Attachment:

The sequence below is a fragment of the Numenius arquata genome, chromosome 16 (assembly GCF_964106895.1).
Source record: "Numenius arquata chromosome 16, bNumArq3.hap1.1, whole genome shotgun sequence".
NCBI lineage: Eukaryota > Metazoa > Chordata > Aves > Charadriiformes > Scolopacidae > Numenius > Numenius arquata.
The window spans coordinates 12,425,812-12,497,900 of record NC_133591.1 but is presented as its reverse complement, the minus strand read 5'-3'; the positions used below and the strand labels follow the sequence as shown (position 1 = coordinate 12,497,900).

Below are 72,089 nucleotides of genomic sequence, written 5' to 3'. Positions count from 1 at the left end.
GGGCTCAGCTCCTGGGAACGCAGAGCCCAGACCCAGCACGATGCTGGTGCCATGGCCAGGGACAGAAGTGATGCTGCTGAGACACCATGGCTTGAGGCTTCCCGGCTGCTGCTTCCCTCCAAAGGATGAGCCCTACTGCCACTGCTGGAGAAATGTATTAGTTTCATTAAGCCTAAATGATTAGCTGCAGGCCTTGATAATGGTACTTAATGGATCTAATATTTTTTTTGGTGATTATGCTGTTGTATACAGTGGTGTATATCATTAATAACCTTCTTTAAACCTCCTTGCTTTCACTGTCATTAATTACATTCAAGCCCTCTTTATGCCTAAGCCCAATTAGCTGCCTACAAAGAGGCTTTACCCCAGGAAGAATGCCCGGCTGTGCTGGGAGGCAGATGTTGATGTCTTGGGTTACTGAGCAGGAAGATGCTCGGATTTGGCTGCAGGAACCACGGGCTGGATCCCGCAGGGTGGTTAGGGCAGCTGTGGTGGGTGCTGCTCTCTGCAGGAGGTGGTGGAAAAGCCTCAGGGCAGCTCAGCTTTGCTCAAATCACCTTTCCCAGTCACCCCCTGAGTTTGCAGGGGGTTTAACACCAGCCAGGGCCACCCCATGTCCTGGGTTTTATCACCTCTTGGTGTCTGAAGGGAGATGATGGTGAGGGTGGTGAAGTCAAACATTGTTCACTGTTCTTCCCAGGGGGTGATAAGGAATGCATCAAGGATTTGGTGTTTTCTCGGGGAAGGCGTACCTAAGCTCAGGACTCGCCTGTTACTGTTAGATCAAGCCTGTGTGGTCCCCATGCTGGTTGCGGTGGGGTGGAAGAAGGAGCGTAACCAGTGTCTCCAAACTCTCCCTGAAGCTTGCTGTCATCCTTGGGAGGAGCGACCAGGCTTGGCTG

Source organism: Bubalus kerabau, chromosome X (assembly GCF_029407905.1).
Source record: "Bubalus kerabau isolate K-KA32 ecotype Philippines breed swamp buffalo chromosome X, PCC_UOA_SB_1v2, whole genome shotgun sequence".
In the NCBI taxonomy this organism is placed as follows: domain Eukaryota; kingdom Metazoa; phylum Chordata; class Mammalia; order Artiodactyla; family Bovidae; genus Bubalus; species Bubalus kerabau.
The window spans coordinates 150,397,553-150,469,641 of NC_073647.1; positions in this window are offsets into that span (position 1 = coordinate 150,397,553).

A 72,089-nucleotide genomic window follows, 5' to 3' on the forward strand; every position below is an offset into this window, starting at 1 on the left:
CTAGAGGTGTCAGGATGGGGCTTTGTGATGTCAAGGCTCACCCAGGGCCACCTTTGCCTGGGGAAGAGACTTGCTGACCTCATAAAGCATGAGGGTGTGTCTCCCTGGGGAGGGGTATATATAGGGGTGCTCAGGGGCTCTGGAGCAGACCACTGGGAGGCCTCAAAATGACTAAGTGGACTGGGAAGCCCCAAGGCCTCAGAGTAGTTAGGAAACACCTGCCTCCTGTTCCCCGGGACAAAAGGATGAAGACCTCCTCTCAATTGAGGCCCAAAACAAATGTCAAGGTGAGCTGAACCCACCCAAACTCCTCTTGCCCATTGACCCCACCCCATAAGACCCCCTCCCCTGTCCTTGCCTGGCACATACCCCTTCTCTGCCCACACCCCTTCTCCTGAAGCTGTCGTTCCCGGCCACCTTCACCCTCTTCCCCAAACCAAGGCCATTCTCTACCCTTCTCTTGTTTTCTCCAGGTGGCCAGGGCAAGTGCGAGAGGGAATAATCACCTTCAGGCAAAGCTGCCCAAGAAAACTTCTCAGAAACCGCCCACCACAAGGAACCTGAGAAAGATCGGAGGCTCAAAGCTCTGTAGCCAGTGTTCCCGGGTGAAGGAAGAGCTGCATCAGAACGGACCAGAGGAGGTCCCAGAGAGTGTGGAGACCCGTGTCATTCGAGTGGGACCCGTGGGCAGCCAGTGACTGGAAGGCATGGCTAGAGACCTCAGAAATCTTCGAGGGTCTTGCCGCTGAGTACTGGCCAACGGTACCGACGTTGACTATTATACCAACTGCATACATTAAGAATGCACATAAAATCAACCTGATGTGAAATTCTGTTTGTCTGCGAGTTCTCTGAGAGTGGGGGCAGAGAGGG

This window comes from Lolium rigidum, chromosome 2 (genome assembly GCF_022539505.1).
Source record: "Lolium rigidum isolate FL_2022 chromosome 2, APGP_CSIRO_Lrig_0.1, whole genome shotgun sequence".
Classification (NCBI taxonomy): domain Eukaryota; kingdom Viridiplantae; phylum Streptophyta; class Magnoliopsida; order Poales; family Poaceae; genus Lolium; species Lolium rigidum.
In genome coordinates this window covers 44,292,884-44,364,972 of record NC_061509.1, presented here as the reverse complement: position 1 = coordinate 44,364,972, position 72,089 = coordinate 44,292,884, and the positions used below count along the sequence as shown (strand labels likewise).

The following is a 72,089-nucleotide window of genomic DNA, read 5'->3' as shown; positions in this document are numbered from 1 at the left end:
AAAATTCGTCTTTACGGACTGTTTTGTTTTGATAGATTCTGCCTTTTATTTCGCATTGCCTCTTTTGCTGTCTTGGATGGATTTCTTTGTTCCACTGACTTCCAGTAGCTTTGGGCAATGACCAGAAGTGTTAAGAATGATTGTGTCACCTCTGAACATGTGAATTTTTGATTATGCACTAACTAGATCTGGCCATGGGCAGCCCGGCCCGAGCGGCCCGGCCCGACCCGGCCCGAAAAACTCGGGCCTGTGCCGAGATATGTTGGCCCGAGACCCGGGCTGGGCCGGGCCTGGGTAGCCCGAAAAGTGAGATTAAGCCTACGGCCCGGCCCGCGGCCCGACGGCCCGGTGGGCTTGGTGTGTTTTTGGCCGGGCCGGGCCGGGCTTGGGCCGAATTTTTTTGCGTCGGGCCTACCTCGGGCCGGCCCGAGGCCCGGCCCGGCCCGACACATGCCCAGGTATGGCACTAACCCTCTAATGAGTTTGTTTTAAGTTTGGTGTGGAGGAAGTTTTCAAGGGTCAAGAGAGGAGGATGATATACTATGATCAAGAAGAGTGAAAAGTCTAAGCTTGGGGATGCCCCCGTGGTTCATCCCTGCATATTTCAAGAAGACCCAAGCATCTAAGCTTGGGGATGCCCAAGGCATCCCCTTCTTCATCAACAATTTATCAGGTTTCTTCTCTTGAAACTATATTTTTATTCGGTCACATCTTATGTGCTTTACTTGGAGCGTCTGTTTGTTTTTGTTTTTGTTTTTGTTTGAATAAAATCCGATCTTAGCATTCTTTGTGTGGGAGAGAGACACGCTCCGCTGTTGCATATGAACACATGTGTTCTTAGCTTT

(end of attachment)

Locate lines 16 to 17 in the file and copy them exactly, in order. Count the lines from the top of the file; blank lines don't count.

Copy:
In genome coordinates this window covers 44,292,884-44,364,972 of record NC_061509.1, presented here as the reverse complement: position 1 = coordinate 44,364,972, position 72,089 = coordinate 44,292,884, and the positions used below count along the sequence as shown (strand labels likewise).

The following is a 72,089-nucleotide window of genomic DNA, read 5'->3' as shown; positions in this document are numbered from 1 at the left end: